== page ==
The Discipline of XM

XM is more than just a technology. It’s a discipline that needs to be woven across an organization’s operating fabric. When an organization fully adopts XM, it will not only be fully aware of the human beings that it touches, but it will proactively cater to their needs by continuously learning, propagating insights, and rapidly adapting.

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Two Dimensions of XM Expansion

That’s the end point, but how do organizations get there? By expanding their efforts along two dimensions:

  1. Maturity of competencies. For an organization to adopt XM, it needs to build a set of capabilities that we’ve defined as the XM Operating Framework. This means mastering the Six XM Competencies (Lead, Realize, Activate, Enlighten, Respond, and Disrupt) and evolving through five stages of maturity (Investigate, Initiate, Mobilize, Scale, and Embed).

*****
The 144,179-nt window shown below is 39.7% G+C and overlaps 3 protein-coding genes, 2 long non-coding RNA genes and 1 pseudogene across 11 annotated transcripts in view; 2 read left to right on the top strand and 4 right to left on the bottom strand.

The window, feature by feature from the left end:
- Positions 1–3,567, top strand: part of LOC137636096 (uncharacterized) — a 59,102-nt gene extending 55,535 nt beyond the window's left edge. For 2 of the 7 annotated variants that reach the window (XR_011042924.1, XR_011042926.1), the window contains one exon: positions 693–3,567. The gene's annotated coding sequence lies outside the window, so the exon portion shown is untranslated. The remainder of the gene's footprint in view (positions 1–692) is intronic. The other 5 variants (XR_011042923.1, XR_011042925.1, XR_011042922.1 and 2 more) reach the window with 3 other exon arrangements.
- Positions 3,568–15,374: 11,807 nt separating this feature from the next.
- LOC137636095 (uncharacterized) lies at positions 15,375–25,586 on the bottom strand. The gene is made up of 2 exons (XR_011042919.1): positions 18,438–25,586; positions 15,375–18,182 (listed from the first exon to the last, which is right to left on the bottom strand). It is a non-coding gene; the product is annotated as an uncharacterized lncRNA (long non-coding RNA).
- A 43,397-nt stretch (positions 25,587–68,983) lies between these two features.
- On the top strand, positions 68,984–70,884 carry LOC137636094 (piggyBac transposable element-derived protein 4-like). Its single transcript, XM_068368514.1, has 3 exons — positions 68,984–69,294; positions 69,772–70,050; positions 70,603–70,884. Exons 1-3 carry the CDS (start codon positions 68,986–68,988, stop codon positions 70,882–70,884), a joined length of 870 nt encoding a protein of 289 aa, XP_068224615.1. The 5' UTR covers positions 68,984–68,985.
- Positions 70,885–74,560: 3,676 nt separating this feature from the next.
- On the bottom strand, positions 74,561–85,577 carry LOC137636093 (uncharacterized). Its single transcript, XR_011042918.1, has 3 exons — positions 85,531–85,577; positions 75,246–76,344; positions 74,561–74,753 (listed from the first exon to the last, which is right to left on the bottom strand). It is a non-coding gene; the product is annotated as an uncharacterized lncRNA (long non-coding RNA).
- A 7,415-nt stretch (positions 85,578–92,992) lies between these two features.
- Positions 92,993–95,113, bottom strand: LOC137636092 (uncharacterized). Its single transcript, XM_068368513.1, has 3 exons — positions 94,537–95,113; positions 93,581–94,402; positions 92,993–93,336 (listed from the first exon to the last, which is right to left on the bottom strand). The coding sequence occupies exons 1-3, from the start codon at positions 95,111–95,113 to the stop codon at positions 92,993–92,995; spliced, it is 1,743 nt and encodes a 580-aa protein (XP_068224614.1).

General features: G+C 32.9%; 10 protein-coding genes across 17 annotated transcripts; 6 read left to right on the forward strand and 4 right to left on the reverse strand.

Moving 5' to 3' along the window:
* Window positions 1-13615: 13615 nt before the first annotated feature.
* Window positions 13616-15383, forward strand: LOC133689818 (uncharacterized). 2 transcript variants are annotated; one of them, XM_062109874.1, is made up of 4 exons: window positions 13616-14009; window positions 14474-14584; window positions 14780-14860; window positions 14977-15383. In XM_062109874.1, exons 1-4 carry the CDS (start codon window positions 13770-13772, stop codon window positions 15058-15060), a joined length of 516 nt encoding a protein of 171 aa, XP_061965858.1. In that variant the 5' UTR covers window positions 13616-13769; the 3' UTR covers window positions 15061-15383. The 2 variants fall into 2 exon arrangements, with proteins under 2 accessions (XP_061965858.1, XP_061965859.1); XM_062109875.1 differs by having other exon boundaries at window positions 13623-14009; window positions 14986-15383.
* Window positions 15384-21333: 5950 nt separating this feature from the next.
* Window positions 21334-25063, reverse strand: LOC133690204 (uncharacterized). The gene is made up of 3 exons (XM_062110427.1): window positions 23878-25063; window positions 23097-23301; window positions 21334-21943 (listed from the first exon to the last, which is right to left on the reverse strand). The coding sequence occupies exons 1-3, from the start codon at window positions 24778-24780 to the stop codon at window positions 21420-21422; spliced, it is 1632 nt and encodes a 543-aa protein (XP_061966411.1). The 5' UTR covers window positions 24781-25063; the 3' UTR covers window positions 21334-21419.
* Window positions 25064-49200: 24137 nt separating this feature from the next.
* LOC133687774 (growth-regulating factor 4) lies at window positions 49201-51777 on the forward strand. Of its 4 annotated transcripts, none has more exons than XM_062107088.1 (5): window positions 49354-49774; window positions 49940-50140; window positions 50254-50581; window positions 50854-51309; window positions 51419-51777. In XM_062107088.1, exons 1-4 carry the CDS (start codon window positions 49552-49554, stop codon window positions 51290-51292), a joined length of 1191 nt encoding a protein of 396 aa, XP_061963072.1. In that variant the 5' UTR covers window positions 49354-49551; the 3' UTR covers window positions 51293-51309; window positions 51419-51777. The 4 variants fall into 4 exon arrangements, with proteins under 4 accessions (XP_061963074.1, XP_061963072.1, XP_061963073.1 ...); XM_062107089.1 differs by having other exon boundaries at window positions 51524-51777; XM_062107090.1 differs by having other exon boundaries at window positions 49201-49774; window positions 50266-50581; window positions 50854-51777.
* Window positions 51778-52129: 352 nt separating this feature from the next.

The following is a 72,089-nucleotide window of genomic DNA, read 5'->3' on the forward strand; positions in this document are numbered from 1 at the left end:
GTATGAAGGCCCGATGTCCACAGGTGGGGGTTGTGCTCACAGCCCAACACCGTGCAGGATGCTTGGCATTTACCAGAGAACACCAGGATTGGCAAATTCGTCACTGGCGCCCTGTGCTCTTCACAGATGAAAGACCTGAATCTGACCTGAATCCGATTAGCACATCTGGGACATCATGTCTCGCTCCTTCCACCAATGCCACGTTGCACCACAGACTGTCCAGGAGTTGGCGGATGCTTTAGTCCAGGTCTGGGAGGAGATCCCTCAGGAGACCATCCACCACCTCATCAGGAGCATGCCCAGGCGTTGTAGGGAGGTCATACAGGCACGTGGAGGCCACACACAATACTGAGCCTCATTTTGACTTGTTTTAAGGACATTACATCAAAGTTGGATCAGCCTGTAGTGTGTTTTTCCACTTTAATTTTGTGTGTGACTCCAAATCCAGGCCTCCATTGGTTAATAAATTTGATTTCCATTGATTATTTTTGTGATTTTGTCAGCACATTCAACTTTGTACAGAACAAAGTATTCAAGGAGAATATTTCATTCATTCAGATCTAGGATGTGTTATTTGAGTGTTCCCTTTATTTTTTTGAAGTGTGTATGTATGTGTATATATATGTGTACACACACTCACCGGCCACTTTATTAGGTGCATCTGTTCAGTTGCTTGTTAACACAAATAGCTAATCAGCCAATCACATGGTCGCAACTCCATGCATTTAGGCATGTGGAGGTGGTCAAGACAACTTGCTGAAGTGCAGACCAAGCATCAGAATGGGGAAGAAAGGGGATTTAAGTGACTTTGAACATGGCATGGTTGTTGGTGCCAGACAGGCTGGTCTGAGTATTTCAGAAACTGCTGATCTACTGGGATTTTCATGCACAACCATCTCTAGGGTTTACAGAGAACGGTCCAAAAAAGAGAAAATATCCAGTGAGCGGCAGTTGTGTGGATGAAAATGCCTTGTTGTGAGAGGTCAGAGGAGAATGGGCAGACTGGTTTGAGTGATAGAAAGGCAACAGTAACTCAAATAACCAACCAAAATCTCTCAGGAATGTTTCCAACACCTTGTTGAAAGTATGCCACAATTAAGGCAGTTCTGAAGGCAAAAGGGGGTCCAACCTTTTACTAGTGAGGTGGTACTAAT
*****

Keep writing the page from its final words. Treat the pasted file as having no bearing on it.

2. Diffusion of use cases. Once an organization starts building its XM competencies, it will want to expand the use of those capabilities to other areas through diffusion stages (Isolated, Expanded, Adjacent, and Extended). For instance, a company may start with a customer relationship NPS program and expand into transactional in-product feedback effort or employee engagement.

The Rise of XM Professionals

Over the next decade, I expect to see organizations building XM competencies while expanding the places where they apply those capabilities. There will be a constant flow of learning in one area and then applying that knowledge to other areas.

You can already see that starting with customer experience (CX), which I consider to be the initial use case of XM. Skills that have been built up in CX such as shifting from annual surveys to ongoing insights and uncovering opportunities to improve with journey mapping, are now also being applied to employee experience (EX).